Investigating students’ learning strategies : usage, motives, and perceptions of effectiveness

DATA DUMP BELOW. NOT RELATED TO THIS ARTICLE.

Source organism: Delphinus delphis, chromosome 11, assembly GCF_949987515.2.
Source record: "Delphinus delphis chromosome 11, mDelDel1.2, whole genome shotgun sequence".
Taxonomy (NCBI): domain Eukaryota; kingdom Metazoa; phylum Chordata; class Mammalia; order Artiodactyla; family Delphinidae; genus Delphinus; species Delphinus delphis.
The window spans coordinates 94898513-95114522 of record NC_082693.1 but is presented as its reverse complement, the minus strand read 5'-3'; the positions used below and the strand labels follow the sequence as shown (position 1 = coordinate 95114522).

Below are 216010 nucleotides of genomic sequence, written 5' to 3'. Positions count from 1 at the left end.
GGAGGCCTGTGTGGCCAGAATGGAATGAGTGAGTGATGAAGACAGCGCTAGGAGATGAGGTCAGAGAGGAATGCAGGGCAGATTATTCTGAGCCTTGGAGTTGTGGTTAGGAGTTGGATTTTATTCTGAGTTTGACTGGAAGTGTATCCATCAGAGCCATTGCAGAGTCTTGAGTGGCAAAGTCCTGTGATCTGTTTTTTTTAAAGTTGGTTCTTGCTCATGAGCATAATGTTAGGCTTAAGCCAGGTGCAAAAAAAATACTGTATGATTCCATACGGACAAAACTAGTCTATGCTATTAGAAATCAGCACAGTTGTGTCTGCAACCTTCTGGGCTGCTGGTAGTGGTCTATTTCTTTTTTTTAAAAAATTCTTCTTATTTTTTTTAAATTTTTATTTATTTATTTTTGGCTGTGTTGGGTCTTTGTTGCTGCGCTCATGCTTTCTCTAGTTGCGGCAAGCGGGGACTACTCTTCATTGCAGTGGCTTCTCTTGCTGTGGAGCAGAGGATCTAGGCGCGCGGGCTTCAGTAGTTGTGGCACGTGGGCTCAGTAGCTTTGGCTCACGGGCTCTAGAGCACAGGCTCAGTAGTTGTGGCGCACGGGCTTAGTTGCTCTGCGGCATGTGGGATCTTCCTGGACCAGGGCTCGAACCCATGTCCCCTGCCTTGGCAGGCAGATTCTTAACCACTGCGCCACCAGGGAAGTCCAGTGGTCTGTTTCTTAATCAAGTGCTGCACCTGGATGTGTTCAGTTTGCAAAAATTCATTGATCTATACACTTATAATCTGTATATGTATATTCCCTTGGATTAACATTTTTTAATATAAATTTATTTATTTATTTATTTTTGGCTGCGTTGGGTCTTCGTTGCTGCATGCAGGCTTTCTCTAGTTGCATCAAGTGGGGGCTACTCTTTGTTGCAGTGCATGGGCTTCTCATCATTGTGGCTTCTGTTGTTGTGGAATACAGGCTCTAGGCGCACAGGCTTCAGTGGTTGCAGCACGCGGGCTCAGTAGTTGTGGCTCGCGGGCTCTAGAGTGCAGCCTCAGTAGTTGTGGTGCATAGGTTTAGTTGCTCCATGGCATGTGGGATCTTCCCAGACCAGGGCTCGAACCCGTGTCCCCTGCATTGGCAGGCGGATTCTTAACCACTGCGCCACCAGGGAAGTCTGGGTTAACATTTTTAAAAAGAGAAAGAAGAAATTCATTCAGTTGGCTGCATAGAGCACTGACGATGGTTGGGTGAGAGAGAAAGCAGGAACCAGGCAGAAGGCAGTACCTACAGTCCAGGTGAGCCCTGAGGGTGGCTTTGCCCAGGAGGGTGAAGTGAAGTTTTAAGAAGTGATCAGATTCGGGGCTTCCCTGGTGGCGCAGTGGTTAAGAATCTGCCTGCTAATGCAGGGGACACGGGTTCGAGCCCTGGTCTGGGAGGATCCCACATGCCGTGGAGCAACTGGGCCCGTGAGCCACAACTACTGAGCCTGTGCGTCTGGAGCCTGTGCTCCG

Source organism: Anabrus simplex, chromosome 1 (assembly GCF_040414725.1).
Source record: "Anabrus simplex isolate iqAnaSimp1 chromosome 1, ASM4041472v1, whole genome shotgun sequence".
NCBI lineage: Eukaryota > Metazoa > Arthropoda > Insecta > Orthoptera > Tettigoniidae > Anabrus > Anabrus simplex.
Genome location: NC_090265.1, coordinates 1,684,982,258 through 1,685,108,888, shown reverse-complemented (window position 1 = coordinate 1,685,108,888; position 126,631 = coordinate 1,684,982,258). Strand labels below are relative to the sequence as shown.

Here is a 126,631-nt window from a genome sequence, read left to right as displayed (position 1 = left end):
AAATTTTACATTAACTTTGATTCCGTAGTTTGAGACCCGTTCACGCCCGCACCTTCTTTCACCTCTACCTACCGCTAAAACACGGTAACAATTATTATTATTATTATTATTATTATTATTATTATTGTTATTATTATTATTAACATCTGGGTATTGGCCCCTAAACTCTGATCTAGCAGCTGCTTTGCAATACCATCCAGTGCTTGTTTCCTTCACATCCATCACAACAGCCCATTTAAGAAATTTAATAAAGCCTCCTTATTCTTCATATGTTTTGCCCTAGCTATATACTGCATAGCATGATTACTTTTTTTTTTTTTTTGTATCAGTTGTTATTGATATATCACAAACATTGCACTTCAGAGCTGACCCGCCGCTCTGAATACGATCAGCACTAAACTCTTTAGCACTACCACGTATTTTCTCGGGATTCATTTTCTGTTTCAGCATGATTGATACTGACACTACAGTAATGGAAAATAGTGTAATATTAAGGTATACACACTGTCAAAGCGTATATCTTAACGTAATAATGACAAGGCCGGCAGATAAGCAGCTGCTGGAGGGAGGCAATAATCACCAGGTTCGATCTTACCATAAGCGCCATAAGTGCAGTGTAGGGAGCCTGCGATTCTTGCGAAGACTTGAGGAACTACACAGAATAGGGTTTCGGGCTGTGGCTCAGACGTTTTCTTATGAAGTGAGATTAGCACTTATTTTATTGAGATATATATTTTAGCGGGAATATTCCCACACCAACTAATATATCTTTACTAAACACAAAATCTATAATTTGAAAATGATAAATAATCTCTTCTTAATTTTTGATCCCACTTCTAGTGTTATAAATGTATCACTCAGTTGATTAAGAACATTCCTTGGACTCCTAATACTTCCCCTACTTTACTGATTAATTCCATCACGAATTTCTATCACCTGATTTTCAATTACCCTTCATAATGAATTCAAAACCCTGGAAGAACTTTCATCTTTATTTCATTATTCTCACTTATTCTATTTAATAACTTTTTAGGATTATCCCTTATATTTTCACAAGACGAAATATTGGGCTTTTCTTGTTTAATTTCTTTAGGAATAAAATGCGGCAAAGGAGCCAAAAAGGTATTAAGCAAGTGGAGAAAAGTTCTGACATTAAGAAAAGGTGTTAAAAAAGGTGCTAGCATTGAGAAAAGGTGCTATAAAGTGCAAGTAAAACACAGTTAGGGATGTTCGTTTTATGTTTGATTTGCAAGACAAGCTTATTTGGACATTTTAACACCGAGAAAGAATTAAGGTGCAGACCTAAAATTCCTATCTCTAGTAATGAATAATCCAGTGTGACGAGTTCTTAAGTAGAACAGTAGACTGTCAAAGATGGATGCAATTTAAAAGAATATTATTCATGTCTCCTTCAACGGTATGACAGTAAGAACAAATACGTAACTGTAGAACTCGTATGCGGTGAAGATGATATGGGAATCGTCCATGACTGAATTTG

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For many students, the first year of college presents a series of challenges because there is a gap between their high school experiences and college expectations. Students’ first college exam often serves as a critical turning point in their education: they realize that they must improve the way they study in order to meet the demands of college learning. Thus, the objectives of the present research were to understand how students learn outside the classroom, the reasoning driving their decision to use specific learning strategies, and the source of their preferred strategies. I conducted a large-scale survey that was administered to 5,810 students from 99 high schools in Texas. In an open-ended question, students selected a former class they had taken and described the way they studied and prepared for that class. Students’ strategy use was analyzed overall and also as a function of their demographic profile, parental education, and reasoning. Results from this survey suggest that students generally adopt similar strategies, regardless of their diverse backgrounds and parents’ level of education. The most commonly used strategies were rereading, help-seeking, and retrieval practice, whereas spacing, outlining, and summarizing were the least reported learning strategies. This research suggests that most students do not understand the conditions for learning that improve long-term retention of knowledge. Therefore, instructors should focus on promoting the use of effective learning techniques among all students.